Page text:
The service is commissioned by NHS England/Improvement and aims, where appropriate, to divert people out of the criminal justice system into health, social care, education and training, or other support services.


Never a better time to work with us

The Trust has recently received new transformation funding and currently has a variety of exciting opportunities available across all services. There has never been a better time to advance your career in healthcare in Lincolnshire. We are working on introducing a number of new exciting services for all ages, including specialist services to support adults with a personality disorder, rough sleepers and community mental health rehabilitation. There will be a wide range of new roles available over the coming months.

Successful applicants will have the opportunity to help shape the future of how we deliver high-quality healthcare for mental health, learning disability and autism service users. We strive to help people to live well in their community and we are looking for talented and caring individuals to help us making it happen.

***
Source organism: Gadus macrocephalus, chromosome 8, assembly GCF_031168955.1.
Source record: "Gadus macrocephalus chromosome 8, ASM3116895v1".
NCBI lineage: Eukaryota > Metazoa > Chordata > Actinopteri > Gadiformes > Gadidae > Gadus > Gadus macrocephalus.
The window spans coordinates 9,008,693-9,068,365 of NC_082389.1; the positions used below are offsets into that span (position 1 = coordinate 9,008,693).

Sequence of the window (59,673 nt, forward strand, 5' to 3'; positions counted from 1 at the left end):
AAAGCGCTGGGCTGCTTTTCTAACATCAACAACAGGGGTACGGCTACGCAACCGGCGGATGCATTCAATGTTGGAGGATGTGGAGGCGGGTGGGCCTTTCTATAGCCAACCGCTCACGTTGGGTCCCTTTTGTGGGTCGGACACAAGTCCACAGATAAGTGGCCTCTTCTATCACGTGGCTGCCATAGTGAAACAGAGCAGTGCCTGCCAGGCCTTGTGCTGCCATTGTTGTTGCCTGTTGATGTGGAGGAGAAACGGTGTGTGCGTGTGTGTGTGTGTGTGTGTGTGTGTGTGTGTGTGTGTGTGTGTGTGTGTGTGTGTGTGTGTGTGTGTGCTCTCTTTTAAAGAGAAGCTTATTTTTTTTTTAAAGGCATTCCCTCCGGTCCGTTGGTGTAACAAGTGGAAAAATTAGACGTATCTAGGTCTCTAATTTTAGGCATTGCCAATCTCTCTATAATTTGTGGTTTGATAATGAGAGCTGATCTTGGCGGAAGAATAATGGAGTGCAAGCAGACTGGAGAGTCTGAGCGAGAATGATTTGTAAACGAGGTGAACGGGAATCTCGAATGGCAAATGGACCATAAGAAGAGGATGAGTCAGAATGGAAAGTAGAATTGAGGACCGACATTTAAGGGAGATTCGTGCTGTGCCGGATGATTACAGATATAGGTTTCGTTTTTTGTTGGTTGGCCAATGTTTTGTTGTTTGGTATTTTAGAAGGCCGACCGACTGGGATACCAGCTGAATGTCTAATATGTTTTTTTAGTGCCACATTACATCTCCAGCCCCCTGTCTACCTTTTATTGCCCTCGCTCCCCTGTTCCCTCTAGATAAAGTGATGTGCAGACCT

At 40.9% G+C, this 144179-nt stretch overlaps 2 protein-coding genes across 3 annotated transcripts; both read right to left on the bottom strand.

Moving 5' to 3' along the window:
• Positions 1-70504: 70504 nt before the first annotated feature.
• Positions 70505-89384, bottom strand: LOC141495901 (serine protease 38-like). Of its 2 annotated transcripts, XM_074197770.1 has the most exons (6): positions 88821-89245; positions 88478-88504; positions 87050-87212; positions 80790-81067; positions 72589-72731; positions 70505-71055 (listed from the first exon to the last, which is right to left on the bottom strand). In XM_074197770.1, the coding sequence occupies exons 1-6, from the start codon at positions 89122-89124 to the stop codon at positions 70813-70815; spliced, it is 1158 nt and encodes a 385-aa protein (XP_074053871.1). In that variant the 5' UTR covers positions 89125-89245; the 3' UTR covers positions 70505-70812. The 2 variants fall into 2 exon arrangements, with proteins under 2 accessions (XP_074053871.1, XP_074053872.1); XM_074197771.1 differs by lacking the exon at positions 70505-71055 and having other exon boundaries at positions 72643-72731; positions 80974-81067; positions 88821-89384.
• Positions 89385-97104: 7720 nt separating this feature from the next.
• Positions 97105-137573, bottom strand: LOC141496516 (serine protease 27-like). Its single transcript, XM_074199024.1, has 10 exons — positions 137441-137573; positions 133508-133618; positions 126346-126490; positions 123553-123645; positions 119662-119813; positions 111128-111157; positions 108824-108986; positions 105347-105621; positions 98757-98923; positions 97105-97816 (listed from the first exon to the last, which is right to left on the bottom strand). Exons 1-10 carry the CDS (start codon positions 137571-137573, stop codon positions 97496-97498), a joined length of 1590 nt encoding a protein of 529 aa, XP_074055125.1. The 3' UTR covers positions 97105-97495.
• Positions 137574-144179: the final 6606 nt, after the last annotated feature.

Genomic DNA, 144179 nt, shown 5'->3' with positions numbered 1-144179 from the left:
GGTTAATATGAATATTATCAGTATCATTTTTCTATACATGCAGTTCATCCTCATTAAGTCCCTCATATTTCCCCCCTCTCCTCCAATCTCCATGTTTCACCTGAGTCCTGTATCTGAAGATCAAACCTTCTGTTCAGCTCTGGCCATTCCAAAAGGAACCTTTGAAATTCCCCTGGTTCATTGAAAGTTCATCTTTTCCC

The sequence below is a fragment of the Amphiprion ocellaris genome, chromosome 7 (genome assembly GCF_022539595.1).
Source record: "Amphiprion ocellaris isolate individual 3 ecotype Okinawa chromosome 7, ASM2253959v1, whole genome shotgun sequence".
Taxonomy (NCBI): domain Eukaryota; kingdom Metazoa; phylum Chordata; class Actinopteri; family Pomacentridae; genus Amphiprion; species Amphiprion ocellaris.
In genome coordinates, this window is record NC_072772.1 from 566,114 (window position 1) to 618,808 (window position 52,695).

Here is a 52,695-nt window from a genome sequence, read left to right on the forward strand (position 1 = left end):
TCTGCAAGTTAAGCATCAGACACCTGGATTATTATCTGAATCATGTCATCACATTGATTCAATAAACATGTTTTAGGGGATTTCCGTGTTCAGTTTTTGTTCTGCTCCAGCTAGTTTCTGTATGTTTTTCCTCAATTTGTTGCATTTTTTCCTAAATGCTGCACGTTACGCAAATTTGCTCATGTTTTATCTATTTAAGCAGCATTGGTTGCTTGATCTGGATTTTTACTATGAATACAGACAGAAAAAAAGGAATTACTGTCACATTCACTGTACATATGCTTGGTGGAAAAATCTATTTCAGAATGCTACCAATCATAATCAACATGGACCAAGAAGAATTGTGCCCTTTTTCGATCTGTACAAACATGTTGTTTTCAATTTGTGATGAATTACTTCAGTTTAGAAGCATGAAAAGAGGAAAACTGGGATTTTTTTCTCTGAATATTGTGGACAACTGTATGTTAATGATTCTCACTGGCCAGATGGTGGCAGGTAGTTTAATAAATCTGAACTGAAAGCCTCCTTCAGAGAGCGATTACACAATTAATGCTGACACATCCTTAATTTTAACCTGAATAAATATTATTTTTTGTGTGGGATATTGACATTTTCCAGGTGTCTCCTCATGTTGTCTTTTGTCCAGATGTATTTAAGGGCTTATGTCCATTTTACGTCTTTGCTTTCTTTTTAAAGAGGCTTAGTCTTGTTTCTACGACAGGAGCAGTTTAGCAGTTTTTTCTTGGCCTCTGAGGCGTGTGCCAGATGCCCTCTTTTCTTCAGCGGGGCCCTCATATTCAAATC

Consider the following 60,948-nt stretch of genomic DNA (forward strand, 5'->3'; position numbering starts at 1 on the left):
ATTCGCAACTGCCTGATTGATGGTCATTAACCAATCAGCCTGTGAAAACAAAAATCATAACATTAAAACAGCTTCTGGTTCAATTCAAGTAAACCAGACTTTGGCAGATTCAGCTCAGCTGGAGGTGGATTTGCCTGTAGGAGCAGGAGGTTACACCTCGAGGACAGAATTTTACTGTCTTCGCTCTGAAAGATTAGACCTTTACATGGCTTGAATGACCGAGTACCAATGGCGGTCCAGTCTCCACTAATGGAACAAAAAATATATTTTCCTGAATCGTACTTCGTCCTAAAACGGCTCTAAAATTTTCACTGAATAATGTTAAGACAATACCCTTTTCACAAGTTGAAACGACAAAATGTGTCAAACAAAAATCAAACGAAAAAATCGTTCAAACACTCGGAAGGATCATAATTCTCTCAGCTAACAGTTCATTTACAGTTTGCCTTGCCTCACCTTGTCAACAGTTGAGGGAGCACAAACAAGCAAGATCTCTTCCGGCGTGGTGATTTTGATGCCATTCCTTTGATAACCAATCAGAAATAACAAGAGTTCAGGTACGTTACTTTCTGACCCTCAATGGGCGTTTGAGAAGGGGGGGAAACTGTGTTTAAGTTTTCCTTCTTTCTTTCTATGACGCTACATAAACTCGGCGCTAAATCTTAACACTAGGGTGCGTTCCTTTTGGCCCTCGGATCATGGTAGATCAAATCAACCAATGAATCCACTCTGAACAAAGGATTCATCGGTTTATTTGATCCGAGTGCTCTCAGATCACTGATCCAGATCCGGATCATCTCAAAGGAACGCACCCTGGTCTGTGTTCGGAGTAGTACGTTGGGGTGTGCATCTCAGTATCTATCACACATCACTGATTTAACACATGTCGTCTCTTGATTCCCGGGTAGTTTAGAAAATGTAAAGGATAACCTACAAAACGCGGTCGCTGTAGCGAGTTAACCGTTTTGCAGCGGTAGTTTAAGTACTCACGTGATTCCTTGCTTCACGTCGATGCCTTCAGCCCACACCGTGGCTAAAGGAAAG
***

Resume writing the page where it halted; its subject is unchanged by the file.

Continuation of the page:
Find out more information and view current vacancies


‘Talking helps’ campaign encourages older adults to access talking therapies

The Trust is supporting ‘talking helps’ - the national campaign increasing awareness of talking therapies available for older adults who suffer with low mood, depression or anxiety.

6 in 10 people aged 65 and over have experienced depression or anxiety, with only around half seeking help. These issues are not a natural part of ageing. Older adults are prone to poor mental wellbeing due to life changes such as; retirement, bereavement, being a carer, money worries and poor physical health.

Help is widely available through the Lincolnshire steps2change programme. steps2change is a free NHS service that uses talking therapies to tackle common mental health problems. Professional therapists provide advice and guidance through therapies, counselling, group courses and self-help.

Start the conversation today by referring yourself online by going to, calling 0303 123 4000 or making an appointment with your GP.